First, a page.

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Related Posts
Technologic Overkill
Homage to Cornelius Swarthout
Everything You Wanted to Know about iPhone 3GS Video
Pocket Cam: The Future of the Colony

From The Archive: Homage to Cornelius Swarthout

This entry is quite old and quite silly. I created the first music video shot entirely on a camera phone.  Homage to Cornelius Swarthout is the second music video shot entirely on a camera phone.  I still enjoy the strangeness of the song and video. Before you judge the quality of this video, remember that this is 2002 camera phone technology.

P.S. Cornelius Swarthout was the true inventor of the waffle iron -- a truly great man.

Shout outs to Dave, Haber, Sean and Justin.

From the Archive: Libra Armor by Jane Lui

iPhone-Friendly Youtube Version

Jane Lui is a musician and good friend of mine. We met many years ago in the San Diego cafe music scene. Back in 2007 we happend to be in London at the same time. Unfortunately our schedules only intersected for two hours. What would be a better use of those two hours other than making a music video? Nothing.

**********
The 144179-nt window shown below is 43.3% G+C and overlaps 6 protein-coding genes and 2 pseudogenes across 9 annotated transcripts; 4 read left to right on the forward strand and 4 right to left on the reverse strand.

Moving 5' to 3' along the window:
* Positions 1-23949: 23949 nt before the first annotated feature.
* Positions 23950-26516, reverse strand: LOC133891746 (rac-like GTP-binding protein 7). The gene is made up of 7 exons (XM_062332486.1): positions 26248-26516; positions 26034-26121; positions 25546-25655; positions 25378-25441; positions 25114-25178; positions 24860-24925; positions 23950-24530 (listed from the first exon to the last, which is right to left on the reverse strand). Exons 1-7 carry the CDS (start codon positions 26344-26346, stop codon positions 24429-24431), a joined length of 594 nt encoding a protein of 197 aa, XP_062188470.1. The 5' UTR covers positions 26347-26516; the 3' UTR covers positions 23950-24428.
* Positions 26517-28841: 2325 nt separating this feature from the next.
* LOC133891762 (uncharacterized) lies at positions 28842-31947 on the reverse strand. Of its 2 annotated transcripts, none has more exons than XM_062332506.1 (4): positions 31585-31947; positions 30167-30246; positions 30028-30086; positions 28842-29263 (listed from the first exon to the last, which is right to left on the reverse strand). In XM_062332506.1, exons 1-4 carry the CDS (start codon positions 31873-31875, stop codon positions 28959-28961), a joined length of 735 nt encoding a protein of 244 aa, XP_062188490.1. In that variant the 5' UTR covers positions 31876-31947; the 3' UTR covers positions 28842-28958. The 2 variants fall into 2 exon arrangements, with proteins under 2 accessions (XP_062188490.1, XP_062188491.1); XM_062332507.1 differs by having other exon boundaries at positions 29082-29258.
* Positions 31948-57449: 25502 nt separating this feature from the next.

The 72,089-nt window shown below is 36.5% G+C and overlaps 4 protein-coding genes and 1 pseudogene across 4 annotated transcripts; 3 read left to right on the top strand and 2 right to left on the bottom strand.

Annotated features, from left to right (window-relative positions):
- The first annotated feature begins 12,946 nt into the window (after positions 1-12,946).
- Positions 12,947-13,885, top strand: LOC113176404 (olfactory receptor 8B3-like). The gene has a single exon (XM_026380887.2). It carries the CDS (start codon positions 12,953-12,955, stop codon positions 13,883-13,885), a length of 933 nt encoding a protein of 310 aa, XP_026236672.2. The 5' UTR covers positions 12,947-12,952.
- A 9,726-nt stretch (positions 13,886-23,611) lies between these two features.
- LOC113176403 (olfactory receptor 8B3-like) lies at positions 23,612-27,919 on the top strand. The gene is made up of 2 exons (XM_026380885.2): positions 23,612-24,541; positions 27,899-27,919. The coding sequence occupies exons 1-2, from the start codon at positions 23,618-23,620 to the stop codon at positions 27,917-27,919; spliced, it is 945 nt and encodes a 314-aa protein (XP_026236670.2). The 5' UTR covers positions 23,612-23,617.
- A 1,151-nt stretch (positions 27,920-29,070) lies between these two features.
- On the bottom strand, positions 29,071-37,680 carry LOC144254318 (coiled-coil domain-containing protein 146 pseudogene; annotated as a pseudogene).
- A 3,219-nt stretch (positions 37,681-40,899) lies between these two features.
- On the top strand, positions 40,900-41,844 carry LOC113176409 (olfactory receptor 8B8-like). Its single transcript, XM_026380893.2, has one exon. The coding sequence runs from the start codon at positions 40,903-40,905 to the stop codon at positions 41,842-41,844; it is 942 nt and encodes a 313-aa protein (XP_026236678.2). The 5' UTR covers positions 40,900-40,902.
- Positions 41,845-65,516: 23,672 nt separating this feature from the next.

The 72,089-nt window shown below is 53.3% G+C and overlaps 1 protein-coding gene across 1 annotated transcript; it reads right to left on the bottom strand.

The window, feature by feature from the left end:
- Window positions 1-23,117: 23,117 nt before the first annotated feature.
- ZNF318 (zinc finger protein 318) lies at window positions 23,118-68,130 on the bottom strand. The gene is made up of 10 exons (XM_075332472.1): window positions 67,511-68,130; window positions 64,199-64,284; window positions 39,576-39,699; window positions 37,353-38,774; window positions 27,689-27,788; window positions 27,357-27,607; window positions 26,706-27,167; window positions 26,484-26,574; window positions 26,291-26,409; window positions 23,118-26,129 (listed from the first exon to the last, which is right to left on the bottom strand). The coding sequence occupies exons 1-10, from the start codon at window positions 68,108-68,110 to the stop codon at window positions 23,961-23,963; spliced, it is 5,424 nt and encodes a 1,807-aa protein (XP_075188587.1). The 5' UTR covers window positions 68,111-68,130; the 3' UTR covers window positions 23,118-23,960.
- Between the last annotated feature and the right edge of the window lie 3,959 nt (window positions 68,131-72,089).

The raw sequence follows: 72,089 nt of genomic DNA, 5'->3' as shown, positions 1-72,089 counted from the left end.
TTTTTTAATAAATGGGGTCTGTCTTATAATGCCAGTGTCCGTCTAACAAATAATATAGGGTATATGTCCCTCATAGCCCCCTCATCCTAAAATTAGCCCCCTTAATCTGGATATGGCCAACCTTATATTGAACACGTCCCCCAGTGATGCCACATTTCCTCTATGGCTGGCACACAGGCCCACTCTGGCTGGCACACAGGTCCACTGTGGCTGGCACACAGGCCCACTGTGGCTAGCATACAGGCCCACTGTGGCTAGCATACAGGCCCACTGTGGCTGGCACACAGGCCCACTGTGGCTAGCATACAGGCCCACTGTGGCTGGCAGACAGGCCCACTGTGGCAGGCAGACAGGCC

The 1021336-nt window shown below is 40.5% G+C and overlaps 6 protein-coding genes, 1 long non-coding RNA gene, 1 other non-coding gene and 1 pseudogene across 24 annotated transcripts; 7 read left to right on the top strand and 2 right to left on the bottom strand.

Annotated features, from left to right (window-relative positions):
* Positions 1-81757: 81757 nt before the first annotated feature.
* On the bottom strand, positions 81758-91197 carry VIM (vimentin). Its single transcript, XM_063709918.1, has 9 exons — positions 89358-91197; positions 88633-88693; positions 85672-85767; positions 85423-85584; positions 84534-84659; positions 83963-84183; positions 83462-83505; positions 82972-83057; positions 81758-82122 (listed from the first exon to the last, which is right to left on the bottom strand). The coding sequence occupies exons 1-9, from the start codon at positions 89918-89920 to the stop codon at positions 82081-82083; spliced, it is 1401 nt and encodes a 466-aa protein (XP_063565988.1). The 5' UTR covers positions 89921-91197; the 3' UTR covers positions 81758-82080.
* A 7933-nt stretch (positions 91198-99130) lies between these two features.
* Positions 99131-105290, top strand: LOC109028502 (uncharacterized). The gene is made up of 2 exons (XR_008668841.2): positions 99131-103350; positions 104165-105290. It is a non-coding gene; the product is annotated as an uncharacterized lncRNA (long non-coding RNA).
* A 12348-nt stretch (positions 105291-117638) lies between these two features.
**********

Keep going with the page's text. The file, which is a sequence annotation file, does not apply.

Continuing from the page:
Currently Jane is working on her third studio album and is raising money for it through Pledge Music. Check out some of her music on Youtube. If you are in to it, think about dropping her a donation.

My favorite Youtube videos from Jane:
Duck Tales
Long Ago

Related Posts from thautomaticfilmmaker:
From the Archive: Freddie Goodtime
Pocket Cam: Tom Brosseau w/ Angela Correa live in Zürich
From the Archive: Tuesday's at Paddy's 

From the Archive: Alpine Pastures

This is a very short, verité doc that I made during my first year living in Switzerland. I was shooting web videos for the site at the time. While shooting at the Berggasthaus Aescher, we observed an event that happens once a year:

I am still amazed by how you can feel transported back through time in this country.

From the Archive: Freddie Goodtime

This music video was the last project I directed at Brooks Institute of Photography. The song is Freddie Goodtime by my friend Jane Lui. If you haven't heard her music, you should definitely check it out. Freddie Goodtime is a song about an angel who is tired of his angelic life. He wants to shead his wings and enjoy more lascivious human pursuits. Freddie has sent a letter to a friend explaining all of this, but the letter is sent to Jane by mistake. The song is Jane's response to his letter.